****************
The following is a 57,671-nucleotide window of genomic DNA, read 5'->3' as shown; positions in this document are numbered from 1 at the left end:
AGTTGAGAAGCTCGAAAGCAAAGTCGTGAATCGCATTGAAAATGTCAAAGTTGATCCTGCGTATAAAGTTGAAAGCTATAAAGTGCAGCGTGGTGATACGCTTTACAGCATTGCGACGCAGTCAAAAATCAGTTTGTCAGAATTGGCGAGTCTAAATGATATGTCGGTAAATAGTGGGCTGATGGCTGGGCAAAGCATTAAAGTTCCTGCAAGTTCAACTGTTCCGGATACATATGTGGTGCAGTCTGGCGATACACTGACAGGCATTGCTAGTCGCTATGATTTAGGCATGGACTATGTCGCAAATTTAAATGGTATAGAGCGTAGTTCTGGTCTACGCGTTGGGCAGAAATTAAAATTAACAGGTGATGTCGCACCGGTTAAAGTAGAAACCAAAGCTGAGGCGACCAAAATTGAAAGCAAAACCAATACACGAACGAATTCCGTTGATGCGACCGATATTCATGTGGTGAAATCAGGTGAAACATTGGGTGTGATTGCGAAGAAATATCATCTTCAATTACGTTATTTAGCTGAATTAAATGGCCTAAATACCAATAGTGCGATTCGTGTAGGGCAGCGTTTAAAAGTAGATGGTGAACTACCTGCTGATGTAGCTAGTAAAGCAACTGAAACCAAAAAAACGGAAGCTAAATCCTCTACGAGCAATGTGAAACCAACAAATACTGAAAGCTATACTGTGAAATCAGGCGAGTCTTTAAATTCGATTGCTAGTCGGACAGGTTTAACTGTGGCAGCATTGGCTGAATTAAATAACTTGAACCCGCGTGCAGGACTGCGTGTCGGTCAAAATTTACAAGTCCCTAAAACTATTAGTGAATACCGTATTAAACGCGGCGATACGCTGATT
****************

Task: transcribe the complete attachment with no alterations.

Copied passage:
The following is a 57,671-nucleotide window of genomic DNA, read 5'->3' as shown; positions in this document are numbered from 1 at the left end:
AGTTGAGAAGCTCGAAAGCAAAGTCGTGAATCGCATTGAAAATGTCAAAGTTGATCCTGCGTATAAAGTTGAAAGCTATAAAGTGCAGCGTGGTGATACGCTTTACAGCATTGCGACGCAGTCAAAAATCAGTTTGTCAGAATTGGCGAGTCTAAATGATATGTCGGTAAATAGTGGGCTGATGGCTGGGCAAAGCATTAAAGTTCCTGCAAGTTCAACTGTTCCGGATACATATGTGGTGCAGTCTGGCGATACACTGACAGGCATTGCTAGTCGCTATGATTTAGGCATGGACTATGTCGCAAATTTAAATGGTATAGAGCGTAGTTCTGGTCTACGCGTTGGGCAGAAATTAAAATTAACAGGTGATGTCGCACCGGTTAAAGTAGAAACCAAAGCTGAGGCGACCAAAATTGAAAGCAAAACCAATACACGAACGAATTCCGTTGATGCGACCGATATTCATGTGGTGAAATCAGGTGAAACATTGGGTGTGATTGCGAAGAAATATCATCTTCAATTACGTTATTTAGCTGAATTAAATGGCCTAAATACCAATAGTGCGATTCGTGTAGGGCAGCGTTTAAAAGTAGATGGTGAACTACCTGCTGATGTAGCTAGTAAAGCAACTGAAACCAAAAAAACGGAAGCTAAATCCTCTACGAGCAATGTGAAACCAACAAATACTGAAAGCTATACTGTGAAATCAGGCGAGTCTTTAAATTCGATTGCTAGTCGGACAGGTTTAACTGTGGCAGCATTGGCTGAATTAAATAACTTGAACCCGCGTGCAGGACTGCGTGTCGGTCAAAATTTACAAGTCCCTAAAACTATTAGTGAATACCGTATTAAACGCGGCGATACGCTGATT